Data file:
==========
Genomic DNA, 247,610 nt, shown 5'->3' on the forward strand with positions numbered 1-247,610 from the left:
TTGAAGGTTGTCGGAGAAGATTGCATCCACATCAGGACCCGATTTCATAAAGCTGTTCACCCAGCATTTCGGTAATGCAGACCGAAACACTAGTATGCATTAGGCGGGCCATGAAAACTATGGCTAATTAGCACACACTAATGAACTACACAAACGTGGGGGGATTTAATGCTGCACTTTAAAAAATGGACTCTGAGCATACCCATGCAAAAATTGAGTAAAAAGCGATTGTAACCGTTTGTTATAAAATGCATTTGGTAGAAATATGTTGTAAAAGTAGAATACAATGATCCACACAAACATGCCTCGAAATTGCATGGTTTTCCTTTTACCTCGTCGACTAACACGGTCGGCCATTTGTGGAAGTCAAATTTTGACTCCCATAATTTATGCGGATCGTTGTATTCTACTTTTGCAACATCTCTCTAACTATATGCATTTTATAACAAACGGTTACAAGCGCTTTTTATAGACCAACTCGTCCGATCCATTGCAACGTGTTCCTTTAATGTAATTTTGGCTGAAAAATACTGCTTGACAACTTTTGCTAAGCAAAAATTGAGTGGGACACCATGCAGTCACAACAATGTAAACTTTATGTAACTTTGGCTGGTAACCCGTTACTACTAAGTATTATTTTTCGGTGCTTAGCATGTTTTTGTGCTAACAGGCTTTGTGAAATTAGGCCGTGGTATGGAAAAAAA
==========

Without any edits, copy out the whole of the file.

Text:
Genomic DNA, 247,610 nt, shown 5'->3' on the forward strand with positions numbered 1-247,610 from the left:
TTGAAGGTTGTCGGAGAAGATTGCATCCACATCAGGACCCGATTTCATAAAGCTGTTCACCCAGCATTTCGGTAATGCAGACCGAAACACTAGTATGCATTAGGCGGGCCATGAAAACTATGGCTAATTAGCACACACTAATGAACTACACAAACGTGGGGGGATTTAATGCTGCACTTTAAAAAATGGACTCTGAGCATACCCATGCAAAAATTGAGTAAAAAGCGATTGTAACCGTTTGTTATAAAATGCATTTGGTAGAAATATGTTGTAAAAGTAGAATACAATGATCCACACAAACATGCCTCGAAATTGCATGGTTTTCCTTTTACCTCGTCGACTAACACGGTCGGCCATTTGTGGAAGTCAAATTTTGACTCCCATAATTTATGCGGATCGTTGTATTCTACTTTTGCAACATCTCTCTAACTATATGCATTTTATAACAAACGGTTACAAGCGCTTTTTATAGACCAACTCGTCCGATCCATTGCAACGTGTTCCTTTAATGTAATTTTGGCTGAAAAATACTGCTTGACAACTTTTGCTAAGCAAAAATTGAGTGGGACACCATGCAGTCACAACAATGTAAACTTTATGTAACTTTGGCTGGTAACCCGTTACTACTAAGTATTATTTTTCGGTGCTTAGCATGTTTTTGTGCTAACAGGCTTTGTGAAATTAGGCCGTGGTATGGAAAAAAA